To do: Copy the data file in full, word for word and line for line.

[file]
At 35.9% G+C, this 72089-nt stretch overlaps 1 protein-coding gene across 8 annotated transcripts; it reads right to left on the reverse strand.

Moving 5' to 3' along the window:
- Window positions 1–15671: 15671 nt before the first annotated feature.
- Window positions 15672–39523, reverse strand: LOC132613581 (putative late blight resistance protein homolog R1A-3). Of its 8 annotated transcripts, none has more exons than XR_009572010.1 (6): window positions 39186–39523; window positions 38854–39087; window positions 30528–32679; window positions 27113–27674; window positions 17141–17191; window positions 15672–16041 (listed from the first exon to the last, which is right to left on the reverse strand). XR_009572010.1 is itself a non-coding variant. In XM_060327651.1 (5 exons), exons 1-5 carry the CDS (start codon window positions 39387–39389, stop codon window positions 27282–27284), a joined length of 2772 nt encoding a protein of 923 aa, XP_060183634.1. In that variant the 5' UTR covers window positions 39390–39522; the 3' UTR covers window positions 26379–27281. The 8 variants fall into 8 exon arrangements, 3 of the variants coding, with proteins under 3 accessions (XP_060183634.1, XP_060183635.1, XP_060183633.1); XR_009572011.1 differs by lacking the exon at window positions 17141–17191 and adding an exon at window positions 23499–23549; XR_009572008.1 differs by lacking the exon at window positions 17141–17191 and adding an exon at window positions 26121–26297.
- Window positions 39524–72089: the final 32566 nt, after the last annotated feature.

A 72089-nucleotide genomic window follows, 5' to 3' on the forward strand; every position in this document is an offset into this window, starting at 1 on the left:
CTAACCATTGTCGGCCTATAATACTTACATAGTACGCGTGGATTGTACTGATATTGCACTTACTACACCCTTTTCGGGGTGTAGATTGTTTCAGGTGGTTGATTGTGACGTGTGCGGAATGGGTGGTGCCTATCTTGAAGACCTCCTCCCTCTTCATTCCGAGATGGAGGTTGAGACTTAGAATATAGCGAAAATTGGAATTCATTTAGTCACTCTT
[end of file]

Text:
At 35.9% G+C, this 72089-nt stretch overlaps 1 protein-coding gene across 8 annotated transcripts; it reads right to left on the reverse strand.

Moving 5' to 3' along the window:
- Window positions 1–15671: 15671 nt before the first annotated feature.
- Window positions 15672–39523, reverse strand: LOC132613581 (putative late blight resistance protein homolog R1A-3). Of its 8 annotated transcripts, none has more exons than XR_009572010.1 (6): window positions 39186–39523; window positions 38854–39087; window positions 30528–32679; window positions 27113–27674; window positions 17141–17191; window positions 15672–16041 (listed from the first exon to the last, which is right to left on the reverse strand). XR_009572010.1 is itself a non-coding variant. In XM_060327651.1 (5 exons), exons 1-5 carry the CDS (start codon window positions 39387–39389, stop codon window positions 27282–27284), a joined length of 2772 nt encoding a protein of 923 aa, XP_060183634.1. In that variant the 5' UTR covers window positions 39390–39522; the 3' UTR covers window positions 26379–27281. The 8 variants fall into 8 exon arrangements, 3 of the variants coding, with proteins under 3 accessions (XP_060183634.1, XP_060183635.1, XP_060183633.1); XR_009572011.1 differs by lacking the exon at window positions 17141–17191 and adding an exon at window positions 23499–23549; XR_009572008.1 differs by lacking the exon at window positions 17141–17191 and adding an exon at window positions 26121–26297.
- Window positions 39524–72089: the final 32566 nt, after the last annotated feature.

A 72089-nucleotide genomic window follows, 5' to 3' on the forward strand; every position in this document is an offset into this window, starting at 1 on the left:
CTAACCATTGTCGGCCTATAATACTTACATAGTACGCGTGGATTGTACTGATATTGCACTTACTACACCCTTTTCGGGGTGTAGATTGTTTCAGGTGGTTGATTGTGACGTGTGCGGAATGGGTGGTGCCTATCTTGAAGACCTCCTCCCTCTTCATTCCGAGATGGAGGTTGAGACTTAGAATATAGCGAAAATTGGAATTCATTTAGTCACTCTT